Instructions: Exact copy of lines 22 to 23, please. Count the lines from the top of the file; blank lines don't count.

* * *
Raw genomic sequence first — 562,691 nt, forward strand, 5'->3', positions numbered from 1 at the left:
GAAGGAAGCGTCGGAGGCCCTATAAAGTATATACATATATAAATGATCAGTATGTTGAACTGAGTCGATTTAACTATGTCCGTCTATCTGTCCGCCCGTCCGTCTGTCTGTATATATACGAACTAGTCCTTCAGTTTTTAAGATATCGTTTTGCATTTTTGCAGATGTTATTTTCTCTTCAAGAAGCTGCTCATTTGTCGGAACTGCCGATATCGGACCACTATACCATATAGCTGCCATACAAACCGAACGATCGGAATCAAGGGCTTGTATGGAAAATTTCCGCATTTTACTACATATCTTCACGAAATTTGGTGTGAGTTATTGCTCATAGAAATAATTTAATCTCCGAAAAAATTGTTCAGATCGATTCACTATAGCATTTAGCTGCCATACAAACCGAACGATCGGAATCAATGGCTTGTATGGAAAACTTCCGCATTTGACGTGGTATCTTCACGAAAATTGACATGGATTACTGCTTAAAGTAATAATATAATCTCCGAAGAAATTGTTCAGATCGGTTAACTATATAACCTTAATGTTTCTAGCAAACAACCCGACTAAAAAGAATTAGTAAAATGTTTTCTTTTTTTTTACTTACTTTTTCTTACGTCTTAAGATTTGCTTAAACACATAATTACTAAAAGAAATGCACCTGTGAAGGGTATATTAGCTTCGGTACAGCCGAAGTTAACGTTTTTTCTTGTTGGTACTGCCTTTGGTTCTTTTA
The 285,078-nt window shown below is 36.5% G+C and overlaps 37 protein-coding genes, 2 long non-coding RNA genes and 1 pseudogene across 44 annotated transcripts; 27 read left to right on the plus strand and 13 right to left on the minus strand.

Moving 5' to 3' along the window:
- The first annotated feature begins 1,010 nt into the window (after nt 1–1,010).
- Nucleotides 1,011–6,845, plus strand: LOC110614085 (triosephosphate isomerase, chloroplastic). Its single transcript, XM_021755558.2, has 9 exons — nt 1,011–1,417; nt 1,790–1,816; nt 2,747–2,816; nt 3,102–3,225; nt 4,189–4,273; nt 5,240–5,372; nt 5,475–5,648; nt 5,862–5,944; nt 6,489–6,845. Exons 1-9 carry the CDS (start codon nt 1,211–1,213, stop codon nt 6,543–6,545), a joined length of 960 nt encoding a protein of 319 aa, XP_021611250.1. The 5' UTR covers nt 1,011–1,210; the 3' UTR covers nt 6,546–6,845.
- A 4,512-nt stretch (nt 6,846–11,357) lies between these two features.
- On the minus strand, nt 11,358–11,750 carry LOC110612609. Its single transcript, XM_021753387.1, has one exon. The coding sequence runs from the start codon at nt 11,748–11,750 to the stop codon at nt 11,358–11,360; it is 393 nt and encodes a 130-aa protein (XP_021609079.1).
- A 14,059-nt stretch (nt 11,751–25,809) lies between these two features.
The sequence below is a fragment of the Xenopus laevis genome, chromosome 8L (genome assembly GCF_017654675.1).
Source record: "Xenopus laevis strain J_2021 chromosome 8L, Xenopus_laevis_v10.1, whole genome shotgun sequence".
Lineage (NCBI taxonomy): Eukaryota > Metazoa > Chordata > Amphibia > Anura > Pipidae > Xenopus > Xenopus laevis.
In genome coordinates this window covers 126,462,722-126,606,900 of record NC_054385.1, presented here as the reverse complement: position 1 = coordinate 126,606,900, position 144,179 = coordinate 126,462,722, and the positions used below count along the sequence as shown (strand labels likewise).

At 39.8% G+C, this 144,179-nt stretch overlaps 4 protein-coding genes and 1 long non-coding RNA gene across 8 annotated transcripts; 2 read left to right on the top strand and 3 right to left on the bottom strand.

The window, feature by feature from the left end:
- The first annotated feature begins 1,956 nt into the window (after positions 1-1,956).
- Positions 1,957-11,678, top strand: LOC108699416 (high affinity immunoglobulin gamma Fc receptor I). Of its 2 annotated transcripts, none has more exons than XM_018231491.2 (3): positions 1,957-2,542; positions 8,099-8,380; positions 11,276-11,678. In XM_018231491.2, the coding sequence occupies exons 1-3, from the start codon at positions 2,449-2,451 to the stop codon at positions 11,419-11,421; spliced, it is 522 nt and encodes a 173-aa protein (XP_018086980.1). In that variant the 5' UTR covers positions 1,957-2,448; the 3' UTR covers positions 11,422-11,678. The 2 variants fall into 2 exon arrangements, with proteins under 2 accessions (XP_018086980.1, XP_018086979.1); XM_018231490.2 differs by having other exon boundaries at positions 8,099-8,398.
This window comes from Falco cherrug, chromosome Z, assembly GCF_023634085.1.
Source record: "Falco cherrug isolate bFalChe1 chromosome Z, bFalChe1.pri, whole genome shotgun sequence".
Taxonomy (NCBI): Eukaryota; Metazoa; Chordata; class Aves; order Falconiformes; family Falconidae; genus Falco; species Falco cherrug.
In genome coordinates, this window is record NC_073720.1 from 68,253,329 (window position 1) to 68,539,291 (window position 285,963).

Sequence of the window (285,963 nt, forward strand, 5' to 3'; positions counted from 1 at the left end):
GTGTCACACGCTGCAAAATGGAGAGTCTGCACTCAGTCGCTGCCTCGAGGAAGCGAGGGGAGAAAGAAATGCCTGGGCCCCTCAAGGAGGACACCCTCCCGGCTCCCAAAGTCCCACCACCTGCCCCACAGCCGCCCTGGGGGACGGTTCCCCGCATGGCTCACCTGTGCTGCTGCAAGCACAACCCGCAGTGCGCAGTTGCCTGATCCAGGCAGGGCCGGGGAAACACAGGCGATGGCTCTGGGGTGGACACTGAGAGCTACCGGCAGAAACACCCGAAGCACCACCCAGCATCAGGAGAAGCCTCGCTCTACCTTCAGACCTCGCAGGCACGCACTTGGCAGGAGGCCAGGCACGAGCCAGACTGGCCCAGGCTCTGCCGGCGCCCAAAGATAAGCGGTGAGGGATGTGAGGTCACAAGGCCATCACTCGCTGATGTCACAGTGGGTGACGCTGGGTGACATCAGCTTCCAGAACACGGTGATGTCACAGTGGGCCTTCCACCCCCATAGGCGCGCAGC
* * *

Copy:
Sequence of the window (285,963 nt, forward strand, 5' to 3'; positions counted from 1 at the left end):
GTGTCACACGCTGCAAAATGGAGAGTCTGCACTCAGTCGCTGCCTCGAGGAAGCGAGGGGAGAAAGAAATGCCTGGGCCCCTCAAGGAGGACACCCTCCCGGCTCCCAAAGTCCCACCACCTGCCCCACAGCCGCCCTGGGGGACGGTTCCCCGCATGGCTCACCTGTGCTGCTGCAAGCACAACCCGCAGTGCGCAGTTGCCTGATCCAGGCAGGGCCGGGGAAACACAGGCGATGGCTCTGGGGTGGACACTGAGAGCTACCGGCAGAAACACCCGAAGCACCACCCAGCATCAGGAGAAGCCTCGCTCTACCTTCAGACCTCGCAGGCACGCACTTGGCAGGAGGCCAGGCACGAGCCAGACTGGCCCAGGCTCTGCCGGCGCCCAAAGATAAGCGGTGAGGGATGTGAGGTCACAAGGCCATCACTCGCTGATGTCACAGTGGGTGACGCTGGGTGACATCAGCTTCCAGAACACGGTGATGTCACAGTGGGCCTTCCACCCCCATAGGCGCGCAGC